If you live in an area where temperatures regularly dip below freezing, you understand the looming specter of frozen pipes. Here are some frozen pipes tips.
We rely on our plumbing system to keep our home or business comfortable. Our water pipes provide you with hot showers, sanitation, and cooking. So what happens when the pipes freeze? Is there any way I can keep them from freezing during a cold winter storm? Our first best action is to call a plumbing and heating professional to thaw the pipes and check for damage. However, there are a few actions you can take on your own to prevent future frozen pipe issues with these frozen pipes tips when problem occurs.
Frozen Pipes Tips
Preventing Frozen Pipes
There are various ways to lessen the risk of future frozen pipes. These methods may vary in usefulness, depending upon the location of the pipe and amount of exposure. Some simple preventative methods include:
- Cover any exterior faucets to decrease exposure to cold air.
- Open the cabinet doors to allow the heated air from the room to reach pipes inside the cabinet.
- Keep taps in susceptible areas running at a small trickle to lessen the risk of freezing. However, this method can increase your water bill.
- Use heat lamps or space heaters in exposed areas during cold weather, careful not to let them come in contact with anything flammable.
- Use pipe sponge or other insulating material to wrap the pipe.
- Wrap the problem pipe with electrical heat tape in a spiral, avoiding overlap. Plug in during freezing weather, making sure the tape does not come into contact with anything heat-sensitive.
- Remove garden hoses connected to outdoor faucets, hose bibs or sillcocks. If the faucet is not a frost-proof type, turn off the water to the faucet inside the house and drain the outer section of the pipe and faucet.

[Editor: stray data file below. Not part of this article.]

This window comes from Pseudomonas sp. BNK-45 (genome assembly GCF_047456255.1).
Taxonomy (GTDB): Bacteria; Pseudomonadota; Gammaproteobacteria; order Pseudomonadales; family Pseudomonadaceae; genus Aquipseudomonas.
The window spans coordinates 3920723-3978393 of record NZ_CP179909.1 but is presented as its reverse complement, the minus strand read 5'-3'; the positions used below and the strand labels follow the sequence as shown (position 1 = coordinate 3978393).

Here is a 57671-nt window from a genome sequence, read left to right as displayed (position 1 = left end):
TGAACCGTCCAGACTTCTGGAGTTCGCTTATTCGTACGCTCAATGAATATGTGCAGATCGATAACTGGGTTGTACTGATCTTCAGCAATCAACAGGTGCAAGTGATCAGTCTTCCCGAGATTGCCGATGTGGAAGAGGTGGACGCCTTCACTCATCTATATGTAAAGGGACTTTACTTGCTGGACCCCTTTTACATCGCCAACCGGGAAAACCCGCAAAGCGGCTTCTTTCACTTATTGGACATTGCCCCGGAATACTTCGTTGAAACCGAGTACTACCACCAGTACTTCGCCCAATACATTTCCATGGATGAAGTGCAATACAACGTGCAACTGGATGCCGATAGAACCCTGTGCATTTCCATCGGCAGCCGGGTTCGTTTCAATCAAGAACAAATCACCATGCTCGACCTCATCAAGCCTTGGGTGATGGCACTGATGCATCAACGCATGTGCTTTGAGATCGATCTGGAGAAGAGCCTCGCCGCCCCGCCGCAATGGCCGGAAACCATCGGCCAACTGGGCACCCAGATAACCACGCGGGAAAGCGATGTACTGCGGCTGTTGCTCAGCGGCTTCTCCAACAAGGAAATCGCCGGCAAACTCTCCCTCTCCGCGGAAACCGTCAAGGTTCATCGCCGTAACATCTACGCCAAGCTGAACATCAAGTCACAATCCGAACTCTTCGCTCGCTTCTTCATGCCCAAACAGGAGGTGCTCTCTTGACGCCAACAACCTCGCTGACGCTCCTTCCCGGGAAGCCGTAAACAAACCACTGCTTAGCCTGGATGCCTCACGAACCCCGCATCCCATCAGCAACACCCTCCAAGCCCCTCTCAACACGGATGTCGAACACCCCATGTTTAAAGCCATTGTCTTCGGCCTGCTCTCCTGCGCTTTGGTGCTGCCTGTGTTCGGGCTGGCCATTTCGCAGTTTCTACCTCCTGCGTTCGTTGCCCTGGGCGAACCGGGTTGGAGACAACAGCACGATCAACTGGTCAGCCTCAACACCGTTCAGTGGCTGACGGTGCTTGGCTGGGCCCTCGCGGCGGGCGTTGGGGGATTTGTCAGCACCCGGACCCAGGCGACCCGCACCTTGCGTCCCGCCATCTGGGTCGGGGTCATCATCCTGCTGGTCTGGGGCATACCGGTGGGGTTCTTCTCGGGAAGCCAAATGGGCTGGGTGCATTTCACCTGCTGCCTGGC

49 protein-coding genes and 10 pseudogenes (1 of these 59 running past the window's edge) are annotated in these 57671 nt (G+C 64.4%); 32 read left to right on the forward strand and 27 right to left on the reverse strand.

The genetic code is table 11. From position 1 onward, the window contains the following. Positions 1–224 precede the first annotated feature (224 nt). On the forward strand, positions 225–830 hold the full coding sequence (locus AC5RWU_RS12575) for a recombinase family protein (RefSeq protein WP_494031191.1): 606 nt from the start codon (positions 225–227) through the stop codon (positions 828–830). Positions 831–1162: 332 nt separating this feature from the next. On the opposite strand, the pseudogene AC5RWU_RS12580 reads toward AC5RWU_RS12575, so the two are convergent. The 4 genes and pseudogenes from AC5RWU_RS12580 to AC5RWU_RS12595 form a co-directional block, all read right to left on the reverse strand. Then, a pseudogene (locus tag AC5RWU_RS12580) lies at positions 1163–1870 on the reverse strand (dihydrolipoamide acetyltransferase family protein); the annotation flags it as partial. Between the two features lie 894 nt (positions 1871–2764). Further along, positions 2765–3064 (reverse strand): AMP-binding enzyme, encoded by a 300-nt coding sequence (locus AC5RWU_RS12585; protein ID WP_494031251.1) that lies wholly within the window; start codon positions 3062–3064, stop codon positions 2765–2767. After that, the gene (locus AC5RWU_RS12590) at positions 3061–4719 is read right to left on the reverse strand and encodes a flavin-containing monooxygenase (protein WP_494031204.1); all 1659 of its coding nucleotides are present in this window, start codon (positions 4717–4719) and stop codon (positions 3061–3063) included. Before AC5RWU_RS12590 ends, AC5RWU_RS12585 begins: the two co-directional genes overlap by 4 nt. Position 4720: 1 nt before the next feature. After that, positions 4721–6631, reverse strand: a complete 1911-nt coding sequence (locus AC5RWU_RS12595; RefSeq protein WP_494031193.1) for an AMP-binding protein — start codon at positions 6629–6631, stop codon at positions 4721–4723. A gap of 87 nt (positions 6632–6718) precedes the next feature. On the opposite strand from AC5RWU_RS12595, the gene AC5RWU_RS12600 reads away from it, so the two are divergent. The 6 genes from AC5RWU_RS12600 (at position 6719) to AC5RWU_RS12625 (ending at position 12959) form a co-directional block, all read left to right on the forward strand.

Unfortunately, there is no easy way to prevent underground pipes from freezing than excavating and adding extra insulation or making sure they are below the property’s frost line.
Identifying and Thawing Frozen Pipes
There are two warnings of a frozen pipe. The first sign is significantly reduced water pressure, often resulting in a trickle or only drops coming from a faucet. A more critical warning is that of water damage caused by a burst pipe. Luckily, locating a frozen pipe and treating it is less stressful than handling the aftermath of burst pipes.
Locating the Frozen Pipe
To decrease the possible location of the frozen pipe, shut off all taps in the house. Test them one at a time and create a note of which ones lack pressure. A single affected valve means the frozen pipe is isolated and more accessible to address.
Widespread problems imply that there is a single pipe frozen near where water enters your home, or there are various affected pipes. Make sure to leave any badly affected areas open to avoid pressure buildup and support in thawing.
Examine the suspected area for pipes that lack insulation or are extra cold to the touch. Pipes contained in cabinets under a sink are also known to freeze faster due to having less exposure to the room’s warmth. If you can’t locate the frozen section or believe there to be multiple sources, you may want to contact our professional plumber.